The Living Skansen

There is a peculiar type of museum, which we call "skansen." It's a Swedish name, but we use it because it's easier than the bulky "ethnographic museum" and more elegant than "open-air history museum." We've been to skansens in Poland, in the Czech Republic and in Georgia. The effect is generally the same: in the collections of old, tiny buildings, one feels the simpleness and smallness of life in the peasant classes of the past.
But it's also the present. In Xinaliq, it's a way of life. We stayed with a family in their house and felt the closeness of a timeless home.
In this room, three generations - some nine people - cook, eat, sleep, pray and watch TV. There is a low table, we sat on the floor. There is a stove, covered in pots. A stack of mattresses gets put away in one corner, the dishes are kept on a small shelf. When the electricity is on, there's a light overhead and the television blares Turkish music videos. When the electricity doesn't work, the only light is from a small hole in the ceiling - once the chimney for an open fire. The family's sheep are kept underneath in a low, dark barrow.
It is, in so many ways, exactly like the skansens. But it isn't a museum, and the people whose lives are contained in this room weren't eager to play the part of living history.
All of us curious travelers are attracted to Xinaliq because of its "unspoiled" culture. It is a place not yet fully modern, somehow. The people speak their own language, full of clicks and hard vowels. They dress in traditional clothes, have their own customs, live almost completely off their sheep. There is a sense that one is making first contact with an undiscovered culture - a perverse anthropological excitement. Hasn't this sort of thing disappeared?
Before we went, in a guesthouse room in Quba, our Xinaliq contact - a man named Xeyrradin -apologetically explained the situation to us. "There's no water, no hot water. The family only heats one room and it's very cold there. They don't have wood, so they burn dung. They will only eat soup, maybe, or some kind of potato, it's very simple." He paused and spread his hands out to us. "Most people go in the summer," he said, shrugging.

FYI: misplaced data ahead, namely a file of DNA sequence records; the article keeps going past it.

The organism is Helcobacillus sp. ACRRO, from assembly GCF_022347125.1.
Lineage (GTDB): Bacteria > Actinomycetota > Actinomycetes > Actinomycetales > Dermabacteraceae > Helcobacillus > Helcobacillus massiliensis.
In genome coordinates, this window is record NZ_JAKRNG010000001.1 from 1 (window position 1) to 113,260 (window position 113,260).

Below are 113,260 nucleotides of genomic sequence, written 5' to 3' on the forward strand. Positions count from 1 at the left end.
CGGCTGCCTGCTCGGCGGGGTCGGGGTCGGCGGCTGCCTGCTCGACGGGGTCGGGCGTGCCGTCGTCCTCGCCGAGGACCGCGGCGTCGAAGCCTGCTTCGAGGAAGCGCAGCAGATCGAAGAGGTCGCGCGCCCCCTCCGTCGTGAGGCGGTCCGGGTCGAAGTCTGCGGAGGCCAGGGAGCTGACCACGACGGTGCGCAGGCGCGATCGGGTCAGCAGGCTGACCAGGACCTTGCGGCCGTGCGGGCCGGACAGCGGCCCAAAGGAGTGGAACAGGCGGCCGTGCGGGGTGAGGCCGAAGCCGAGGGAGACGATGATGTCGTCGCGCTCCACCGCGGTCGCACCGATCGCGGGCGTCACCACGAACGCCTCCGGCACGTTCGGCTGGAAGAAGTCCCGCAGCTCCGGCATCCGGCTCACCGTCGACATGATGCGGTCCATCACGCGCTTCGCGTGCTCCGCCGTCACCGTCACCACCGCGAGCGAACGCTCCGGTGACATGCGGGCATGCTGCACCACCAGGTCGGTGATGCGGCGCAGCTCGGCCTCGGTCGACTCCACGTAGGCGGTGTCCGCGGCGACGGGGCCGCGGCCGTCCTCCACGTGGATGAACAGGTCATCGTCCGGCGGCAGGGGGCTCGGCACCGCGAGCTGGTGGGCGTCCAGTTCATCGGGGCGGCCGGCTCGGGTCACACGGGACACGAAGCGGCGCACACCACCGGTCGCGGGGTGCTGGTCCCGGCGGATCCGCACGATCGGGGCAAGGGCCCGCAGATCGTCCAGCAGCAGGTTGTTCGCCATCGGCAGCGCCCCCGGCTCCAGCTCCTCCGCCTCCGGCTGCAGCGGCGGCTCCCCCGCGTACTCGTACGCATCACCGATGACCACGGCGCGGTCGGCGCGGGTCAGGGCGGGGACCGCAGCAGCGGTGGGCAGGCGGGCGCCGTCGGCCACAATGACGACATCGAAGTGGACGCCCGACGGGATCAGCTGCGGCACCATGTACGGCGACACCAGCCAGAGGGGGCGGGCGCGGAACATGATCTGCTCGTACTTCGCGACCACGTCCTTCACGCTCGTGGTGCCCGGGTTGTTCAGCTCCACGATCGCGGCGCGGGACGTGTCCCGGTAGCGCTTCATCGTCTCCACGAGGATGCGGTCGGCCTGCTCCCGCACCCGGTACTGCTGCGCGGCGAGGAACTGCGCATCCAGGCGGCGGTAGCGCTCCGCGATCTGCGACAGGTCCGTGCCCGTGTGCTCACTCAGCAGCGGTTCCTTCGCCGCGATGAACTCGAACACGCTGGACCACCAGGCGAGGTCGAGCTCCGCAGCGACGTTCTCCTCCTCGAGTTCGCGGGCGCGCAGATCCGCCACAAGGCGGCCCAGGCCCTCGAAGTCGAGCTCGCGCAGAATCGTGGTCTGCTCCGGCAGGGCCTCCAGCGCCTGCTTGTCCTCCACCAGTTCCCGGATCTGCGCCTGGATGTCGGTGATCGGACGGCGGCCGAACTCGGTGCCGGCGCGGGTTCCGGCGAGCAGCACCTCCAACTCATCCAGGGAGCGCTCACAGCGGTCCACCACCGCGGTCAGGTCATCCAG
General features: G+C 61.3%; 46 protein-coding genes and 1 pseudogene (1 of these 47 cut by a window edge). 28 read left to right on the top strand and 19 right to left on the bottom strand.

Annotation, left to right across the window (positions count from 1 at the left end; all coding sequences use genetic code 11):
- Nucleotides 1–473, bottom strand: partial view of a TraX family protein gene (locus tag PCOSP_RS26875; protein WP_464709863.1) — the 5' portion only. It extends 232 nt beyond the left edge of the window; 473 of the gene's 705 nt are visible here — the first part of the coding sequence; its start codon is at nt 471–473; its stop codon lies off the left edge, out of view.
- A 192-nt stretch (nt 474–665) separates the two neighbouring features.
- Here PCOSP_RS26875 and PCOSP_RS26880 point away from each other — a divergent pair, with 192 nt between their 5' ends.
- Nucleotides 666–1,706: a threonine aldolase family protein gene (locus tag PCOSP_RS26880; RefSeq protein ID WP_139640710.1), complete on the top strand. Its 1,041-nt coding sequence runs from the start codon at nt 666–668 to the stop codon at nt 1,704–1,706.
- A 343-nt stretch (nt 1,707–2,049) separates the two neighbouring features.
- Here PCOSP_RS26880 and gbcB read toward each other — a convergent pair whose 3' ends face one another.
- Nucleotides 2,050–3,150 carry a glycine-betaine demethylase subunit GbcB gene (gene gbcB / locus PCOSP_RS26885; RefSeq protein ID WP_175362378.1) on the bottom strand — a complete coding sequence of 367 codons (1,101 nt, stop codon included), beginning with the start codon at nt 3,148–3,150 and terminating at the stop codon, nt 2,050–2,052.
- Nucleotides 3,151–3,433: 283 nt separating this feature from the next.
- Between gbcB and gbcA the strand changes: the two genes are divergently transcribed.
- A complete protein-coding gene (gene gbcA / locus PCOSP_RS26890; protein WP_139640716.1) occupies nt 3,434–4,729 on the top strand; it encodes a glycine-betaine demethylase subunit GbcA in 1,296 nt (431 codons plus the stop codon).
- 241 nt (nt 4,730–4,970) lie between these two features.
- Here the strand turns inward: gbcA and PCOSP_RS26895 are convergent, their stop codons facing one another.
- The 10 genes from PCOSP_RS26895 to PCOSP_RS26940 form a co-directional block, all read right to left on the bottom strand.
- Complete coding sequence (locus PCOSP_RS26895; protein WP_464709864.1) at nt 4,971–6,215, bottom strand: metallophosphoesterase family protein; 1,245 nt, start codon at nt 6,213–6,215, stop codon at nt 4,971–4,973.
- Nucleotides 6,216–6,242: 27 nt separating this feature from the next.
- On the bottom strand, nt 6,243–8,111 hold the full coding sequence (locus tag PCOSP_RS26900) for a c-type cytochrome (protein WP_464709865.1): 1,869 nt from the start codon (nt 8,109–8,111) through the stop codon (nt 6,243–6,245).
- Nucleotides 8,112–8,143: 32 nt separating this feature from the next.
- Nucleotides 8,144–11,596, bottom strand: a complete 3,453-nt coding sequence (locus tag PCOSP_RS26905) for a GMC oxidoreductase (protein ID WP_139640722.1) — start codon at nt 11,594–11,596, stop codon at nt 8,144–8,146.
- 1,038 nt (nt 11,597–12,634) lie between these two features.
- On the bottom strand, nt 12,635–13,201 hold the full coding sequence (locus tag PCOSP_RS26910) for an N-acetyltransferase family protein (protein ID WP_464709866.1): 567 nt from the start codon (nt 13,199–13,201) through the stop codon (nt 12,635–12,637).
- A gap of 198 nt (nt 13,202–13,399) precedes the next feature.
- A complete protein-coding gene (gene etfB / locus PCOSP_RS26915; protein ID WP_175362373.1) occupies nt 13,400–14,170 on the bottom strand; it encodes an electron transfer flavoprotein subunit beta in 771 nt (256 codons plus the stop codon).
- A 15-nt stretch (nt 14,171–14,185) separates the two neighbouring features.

There is one other "finished" room, mostly disused, as well as a small entryway, plus a storage space - but these aren't heated, and aren't used much. We slept in the guest room, which was only a degree or so above freezing. The winter closes in the life of this family. They spend as much time as possible inside, watching the television or using their cellphones. At night, the piles of mattresses are spread out over the carpets.
Falling asleep in our cold, separate space, the sound of sheep below the floor mixed with the sound of the television in the next room.
We spent hours sitting on cushions around the table. There was a lot of simple food, and many cups of tea in between.
Maybe the biggest cultural oddity about the home wasn't something we expected - this family seemed almost doggedly resistant to making a connection. There were no introductions. No-one said goodbye when we left. There were very few attempts at crossing the language divide. Food was served to us, one of the men would bark at his wife to refill our tea cups. Rebecca and I would have our own conversation and the family would have theirs, even as we all sat around the same table. We felt lucky that there were two toddlers - at least someone looked at us. We spent two nights with this family and have no name to attach to them.
There are no hotels in Xinaliq, and no restaurants, and that somehow explained our loneliness. The family was providing a service to us - a place to stay, with meals served. In other words, they were providing access to Xinaliq, the town. It probably never occurred to them that we were interested in them more than the buildings.
When we walked between the old stones, the people who approached us wanted to suggest hiking routes, or tell us to visit the caves. They were friendly people. But there are mountains everywhere, and shallow caves too. What makes Xinaliq stand out isn't its location - rocky, hilltop towns are special, but not extraordinary. They exist. Most of them, though, exist only as places - not as a theater for life.

There was a man named Misha in Tbilisi, Georgia, who we met at our hostel. He was Polish, but he'd lived in the Caucasus for years - he'd traveled all the back roads, been to all the remote spots. When we told him that we were heading down to Azerbaijan, he told us about Xinaliq. "It's my dream to go there," he said.
Xinaliq is the dream that there are still untouched places on earth. Perhaps with better Azeri (or Russian), or with more time, or with more persistence we could have found some spark of recognition between us and the family. Instead, we found ourselves more and more settling into the role of watcher, as though we really were visitors to a museum.
But what an amazing museum! Accept the divide, and the display is magical. We saw wolf tracks in the snow, a bloody sheep's stomach in the mud and herds of goats in the narrow lanes. We watched groups of kerchiefed women fetching water for their tea and washing clothes outside in the snow. There were boys playing dominos beside us and homemade cheese on the table - and fresh lamb, pickles, and bread rising wrapped in blankets. We sat in a tableau of the ancient present and saw things that could only be re-enacted elsewhere. Waking in the morning, the sun rose over a wall of rocky peaks around us, the hilltop was as silent and static as it has been for thousands of years.
Maybe not making a connection is the difference. Maybe that's why Xinaliq is still so untouched.
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